Well, here is something too important not to preach about: David's fall. Here is the king of Israel—a man after God's own heart—and he is committing sin after sin. Not just little stumble after little stumble but heinous evil after heinous evil. He takes another man's wife, gets her pregnant, tries to cover it up by attempting to manipulate her husband, then he finally resorts to murdering the husband. After today's Old Testament reading we also read that many good men were sacrificed in order to have the husband killed. David is guilty of mass murder. AND he is so blinded to his own sin that the Lord has to send Nathan to him to reveal in a parable the horrible soul that David has become. This is truly the fall of a great man.
So, here's a quiz: where is the hinge? Where is the place where David lost it, where the downward spiral began? Where is the place where if David had not succumbed to that one sin, the others would not have followed? We know it wasn't the mass murder: that was the final blow to David's soul. He committed the mass murder, because he wasn't able to manipulate Uriah in order to cover up his sin with Bathsheba. If only he hadn't committed adultery with Bathsheba! Certainly that was the causing sin, right?
Wait, then there's the coveting. As we have seen time and time again, the coveting comes first, and then the sin follows. That is why “Thou Shalt Not Covet” is one of the Ten Commandments. It is the catch-all. If we can say—and we can't—that we have not broken the first nine commandments, then the tenth commandment—about coveting—will get us every time, because first comes the insatiable desire, and then comes the sin as a result. So, David seeing Bathsheba from his rooftop, bathing, caused him to covet, and with the coveting came all the other horrible sins David committed and hence his downfall. So the coveting is the causing sin.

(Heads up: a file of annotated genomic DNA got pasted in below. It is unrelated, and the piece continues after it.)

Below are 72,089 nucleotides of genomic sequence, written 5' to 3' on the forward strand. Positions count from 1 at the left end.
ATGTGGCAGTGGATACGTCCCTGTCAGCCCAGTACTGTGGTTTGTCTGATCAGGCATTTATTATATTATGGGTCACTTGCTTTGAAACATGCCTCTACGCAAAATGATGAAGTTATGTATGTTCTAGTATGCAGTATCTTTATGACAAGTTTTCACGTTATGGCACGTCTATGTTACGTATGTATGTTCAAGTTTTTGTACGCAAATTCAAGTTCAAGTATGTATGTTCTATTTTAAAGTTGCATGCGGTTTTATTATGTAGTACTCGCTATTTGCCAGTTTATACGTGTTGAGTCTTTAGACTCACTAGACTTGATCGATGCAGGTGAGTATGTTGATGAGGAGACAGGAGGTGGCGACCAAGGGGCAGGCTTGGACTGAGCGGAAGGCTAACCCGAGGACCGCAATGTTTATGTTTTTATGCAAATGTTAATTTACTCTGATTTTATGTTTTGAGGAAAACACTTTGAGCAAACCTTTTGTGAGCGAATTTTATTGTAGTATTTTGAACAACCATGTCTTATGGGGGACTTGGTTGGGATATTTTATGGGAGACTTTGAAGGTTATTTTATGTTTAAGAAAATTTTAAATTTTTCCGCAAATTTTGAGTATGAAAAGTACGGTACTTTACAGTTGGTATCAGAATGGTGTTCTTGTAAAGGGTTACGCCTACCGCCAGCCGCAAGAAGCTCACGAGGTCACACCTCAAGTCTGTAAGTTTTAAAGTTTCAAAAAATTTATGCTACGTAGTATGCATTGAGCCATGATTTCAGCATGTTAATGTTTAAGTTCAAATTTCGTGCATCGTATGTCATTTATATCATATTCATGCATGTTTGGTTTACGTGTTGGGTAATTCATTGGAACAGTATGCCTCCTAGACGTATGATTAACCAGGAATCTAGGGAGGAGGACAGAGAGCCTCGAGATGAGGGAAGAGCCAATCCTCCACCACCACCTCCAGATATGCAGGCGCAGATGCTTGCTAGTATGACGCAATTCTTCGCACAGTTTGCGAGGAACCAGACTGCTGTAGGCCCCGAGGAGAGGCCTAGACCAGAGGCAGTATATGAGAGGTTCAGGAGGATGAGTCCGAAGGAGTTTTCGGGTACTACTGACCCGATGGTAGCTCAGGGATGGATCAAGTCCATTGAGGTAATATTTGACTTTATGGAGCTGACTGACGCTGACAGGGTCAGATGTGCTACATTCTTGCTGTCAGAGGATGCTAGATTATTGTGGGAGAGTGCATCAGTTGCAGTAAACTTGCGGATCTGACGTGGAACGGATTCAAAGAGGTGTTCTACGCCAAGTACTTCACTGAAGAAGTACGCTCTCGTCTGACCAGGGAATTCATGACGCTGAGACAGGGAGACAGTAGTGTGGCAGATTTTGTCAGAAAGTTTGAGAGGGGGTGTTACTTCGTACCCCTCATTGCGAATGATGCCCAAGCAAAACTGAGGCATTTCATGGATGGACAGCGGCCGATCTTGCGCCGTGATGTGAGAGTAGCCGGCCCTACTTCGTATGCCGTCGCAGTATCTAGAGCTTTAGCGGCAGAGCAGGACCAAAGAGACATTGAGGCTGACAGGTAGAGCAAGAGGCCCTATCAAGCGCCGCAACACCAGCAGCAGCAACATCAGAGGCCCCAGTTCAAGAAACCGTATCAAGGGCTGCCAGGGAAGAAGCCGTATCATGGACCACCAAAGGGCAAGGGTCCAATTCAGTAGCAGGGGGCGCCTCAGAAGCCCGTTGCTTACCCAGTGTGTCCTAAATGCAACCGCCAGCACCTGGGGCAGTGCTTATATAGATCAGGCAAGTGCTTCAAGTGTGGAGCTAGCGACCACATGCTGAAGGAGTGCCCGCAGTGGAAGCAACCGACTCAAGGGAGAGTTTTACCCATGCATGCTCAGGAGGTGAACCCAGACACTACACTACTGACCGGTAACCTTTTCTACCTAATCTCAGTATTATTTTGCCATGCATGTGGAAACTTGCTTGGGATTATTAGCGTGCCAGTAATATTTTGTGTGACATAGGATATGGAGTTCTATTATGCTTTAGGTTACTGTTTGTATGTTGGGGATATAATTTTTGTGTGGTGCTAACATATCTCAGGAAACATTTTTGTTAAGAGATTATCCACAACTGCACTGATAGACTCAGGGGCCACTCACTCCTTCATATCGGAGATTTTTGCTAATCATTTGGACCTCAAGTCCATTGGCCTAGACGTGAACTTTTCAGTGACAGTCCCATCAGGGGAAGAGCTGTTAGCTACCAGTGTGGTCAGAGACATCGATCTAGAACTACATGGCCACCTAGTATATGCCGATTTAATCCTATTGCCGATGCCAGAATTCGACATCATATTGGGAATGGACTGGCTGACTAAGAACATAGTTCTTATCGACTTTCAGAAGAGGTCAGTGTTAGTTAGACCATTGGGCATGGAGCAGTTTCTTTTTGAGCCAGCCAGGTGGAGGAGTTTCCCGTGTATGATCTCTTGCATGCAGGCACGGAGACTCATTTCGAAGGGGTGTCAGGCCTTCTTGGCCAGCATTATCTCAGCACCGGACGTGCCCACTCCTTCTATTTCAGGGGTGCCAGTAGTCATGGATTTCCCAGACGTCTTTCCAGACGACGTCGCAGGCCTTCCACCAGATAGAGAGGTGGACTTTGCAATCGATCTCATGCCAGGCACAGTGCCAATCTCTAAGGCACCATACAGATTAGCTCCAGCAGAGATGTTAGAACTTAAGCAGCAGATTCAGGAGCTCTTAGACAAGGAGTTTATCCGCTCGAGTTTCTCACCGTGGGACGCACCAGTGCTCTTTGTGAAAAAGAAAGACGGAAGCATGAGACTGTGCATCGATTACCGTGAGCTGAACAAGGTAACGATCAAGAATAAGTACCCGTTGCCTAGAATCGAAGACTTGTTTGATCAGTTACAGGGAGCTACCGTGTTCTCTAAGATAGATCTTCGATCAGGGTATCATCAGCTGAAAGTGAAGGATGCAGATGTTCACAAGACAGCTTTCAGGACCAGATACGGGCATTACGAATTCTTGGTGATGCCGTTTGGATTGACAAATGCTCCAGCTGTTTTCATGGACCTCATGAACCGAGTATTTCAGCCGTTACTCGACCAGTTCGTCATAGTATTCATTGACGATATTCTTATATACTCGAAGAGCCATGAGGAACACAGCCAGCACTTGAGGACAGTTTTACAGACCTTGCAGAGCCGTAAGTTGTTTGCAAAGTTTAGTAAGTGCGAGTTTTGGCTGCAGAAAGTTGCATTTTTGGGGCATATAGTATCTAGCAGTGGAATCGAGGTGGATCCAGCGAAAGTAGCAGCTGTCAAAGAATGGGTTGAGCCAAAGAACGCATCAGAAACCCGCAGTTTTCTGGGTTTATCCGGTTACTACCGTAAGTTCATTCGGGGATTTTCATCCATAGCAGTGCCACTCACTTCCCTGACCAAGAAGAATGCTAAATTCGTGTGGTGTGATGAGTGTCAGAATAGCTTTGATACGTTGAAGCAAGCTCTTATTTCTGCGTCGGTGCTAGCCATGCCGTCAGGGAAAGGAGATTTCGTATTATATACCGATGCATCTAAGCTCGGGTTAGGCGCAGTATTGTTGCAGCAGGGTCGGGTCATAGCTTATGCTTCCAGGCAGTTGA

Am I right? Is this the causing sin? Is this the first cause of David's downfall? Let's go back to the first verse. “In the spring of the year, the time when KINGS go out to battle, David sent Joab with his officers and all Israel with him; they ravaged the Ammonites, and besieged Rabbah. But David REMAINED at Jerusalem.” (2 Samuel 11:1)
This is the time of the year when KINGS go into battle. David is Israel's KING. Did David go into battle? No. He sent Joab to lead the army. Which army? ALL OF ISRAEL. He didn't just send a small group of men out to the spring war games. This was a big battle with all of Israel partaking—everyone except David. EVERY able-bodied male warrior in Israel, except David. He decided he didn't WANNA. He wanted to just hang out on his chaise lounge. He was hanging out on the Internet, on Facebook or Twitter, or watching Jersey Shore on MTV, while all of Israel, all of the able warriors of his nation, were put into HARM'S WAY. He got up from his couch, probably wearing a velvet robe and drinking a martini and puffing on a pipe, and took a turn on the patio, probably the highest point in the kingdom, and that's where he saw Bathsheba down below.
None of David's fall should have happened, not because he shouldn't have coveted, but because he shouldn't have been on his roof. He shouldn't have been in Jerusalem. He should have been in the most honorable place: leading his troops in battle, as every other King in the land was doing. Before David coveted, he had first lost his honor, and we today, we can argue about whether the Ten Commandments are a good form of government, or whether coveting should be considered a sin—after all, its our private thoughts—but what is very obvious when we look around at Western Culture is that we have lost our honor, and there lies the entrance of the downward spiral into the depths of darkness.